Soon, the city of São Paulo, Brazil will gain a new neighborhood. The project will draw a lot of attention, despite its size and duration: 330 m² and only five days. It is the Composites Neighborhood that Latin American Composite Materials Association (ALMACO) will build at their stand at Feicon Batimat, the main construction trade show event in Latin America – held from March 18 to 22, at Anhembi.
According to Gilmar Lima, president of ALMACO, the initiative aims to show society that composites are present in the daily lives of everyone, although many people do not have the slightest idea.
“It is no longer possible to imagine our lives without the material, and construction is one of the sectors that best exemplify this,” he says. Sinks, laundry sinks, toilet seats, water tanks, tiles and even entire houses are made from the combination of plastic resins and glass fibers, the main raw materials of composites.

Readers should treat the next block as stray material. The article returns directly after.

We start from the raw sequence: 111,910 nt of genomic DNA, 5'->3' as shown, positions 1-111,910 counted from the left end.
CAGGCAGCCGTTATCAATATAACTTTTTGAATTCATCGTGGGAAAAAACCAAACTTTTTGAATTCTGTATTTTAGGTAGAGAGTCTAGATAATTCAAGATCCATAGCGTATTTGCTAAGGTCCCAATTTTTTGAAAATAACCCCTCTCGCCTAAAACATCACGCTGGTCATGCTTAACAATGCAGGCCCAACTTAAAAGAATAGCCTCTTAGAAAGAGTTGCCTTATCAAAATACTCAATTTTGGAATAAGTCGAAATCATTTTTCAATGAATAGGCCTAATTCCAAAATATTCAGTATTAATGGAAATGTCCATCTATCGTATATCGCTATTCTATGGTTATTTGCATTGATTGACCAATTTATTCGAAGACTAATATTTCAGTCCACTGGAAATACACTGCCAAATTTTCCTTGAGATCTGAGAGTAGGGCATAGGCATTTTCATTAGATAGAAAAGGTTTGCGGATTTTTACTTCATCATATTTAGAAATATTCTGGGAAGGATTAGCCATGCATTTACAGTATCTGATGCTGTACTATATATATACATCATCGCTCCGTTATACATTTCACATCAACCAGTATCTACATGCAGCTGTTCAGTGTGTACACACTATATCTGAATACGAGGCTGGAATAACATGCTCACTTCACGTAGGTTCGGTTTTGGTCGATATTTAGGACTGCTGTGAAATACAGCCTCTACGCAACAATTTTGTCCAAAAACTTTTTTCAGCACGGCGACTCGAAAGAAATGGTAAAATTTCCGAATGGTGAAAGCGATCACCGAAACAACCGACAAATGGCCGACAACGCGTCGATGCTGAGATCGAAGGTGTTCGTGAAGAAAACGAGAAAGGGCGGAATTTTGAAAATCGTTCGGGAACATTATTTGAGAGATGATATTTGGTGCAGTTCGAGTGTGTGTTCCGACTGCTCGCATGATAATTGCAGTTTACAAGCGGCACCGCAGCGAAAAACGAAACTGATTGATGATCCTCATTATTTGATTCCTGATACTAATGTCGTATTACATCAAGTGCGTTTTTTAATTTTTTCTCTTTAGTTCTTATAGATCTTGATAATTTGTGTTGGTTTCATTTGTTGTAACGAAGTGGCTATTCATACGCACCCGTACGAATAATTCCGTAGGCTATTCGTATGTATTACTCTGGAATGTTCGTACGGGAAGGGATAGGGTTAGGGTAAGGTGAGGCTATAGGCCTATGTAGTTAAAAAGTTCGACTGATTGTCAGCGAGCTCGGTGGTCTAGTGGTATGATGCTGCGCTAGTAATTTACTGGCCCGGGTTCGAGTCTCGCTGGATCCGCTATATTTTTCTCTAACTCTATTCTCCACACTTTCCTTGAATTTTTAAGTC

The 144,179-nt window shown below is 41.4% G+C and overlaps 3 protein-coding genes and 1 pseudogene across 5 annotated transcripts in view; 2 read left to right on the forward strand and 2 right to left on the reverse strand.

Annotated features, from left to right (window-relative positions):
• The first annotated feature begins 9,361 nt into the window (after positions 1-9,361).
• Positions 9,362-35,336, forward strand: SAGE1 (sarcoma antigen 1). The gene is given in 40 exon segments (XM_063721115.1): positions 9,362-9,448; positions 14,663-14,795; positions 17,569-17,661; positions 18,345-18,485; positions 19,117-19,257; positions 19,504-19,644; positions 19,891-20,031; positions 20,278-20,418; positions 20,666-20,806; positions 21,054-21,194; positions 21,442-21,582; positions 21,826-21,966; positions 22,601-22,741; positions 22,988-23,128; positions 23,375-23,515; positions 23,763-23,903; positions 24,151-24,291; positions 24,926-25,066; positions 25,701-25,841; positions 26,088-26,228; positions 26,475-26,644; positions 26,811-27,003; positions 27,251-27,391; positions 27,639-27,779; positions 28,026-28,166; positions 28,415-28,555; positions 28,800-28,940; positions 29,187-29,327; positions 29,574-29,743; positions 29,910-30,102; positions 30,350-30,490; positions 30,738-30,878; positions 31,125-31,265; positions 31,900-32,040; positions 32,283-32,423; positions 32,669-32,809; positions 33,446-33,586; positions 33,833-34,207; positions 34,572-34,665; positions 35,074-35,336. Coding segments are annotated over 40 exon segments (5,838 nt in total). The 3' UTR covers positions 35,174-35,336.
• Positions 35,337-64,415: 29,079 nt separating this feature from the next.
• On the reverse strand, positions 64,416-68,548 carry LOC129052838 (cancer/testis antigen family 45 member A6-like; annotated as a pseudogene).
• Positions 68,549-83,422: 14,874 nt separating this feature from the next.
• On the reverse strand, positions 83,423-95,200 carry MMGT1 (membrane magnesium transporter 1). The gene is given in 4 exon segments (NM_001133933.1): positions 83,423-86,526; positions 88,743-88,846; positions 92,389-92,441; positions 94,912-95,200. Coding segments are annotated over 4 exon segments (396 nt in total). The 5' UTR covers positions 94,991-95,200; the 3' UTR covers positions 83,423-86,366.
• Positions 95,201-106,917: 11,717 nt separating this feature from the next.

And, of course, the Composites Neighborhood will also include a house and a school. The construction systems adopted in both of them were approved by Brazilian government programs: My House, My Life, and the National Education Development Fund (FNDE). The space will also include a health center, a shop and leisure area.
“The whole exhibition will be based on composite materials. From power poles, mini wind power generators, toilets and traffic signs to bus stops and decor items, everything will be made of composites,” says Lima. He recalls that the neighborhood is similar to the concept of the successful Compocity, a mini-city built by ALMACO in 2012. “At the time, approximately US$ 800 million in business was generated. The expectation now is to, at least, repeat that number.”
For further information, access www.almaco.org.br
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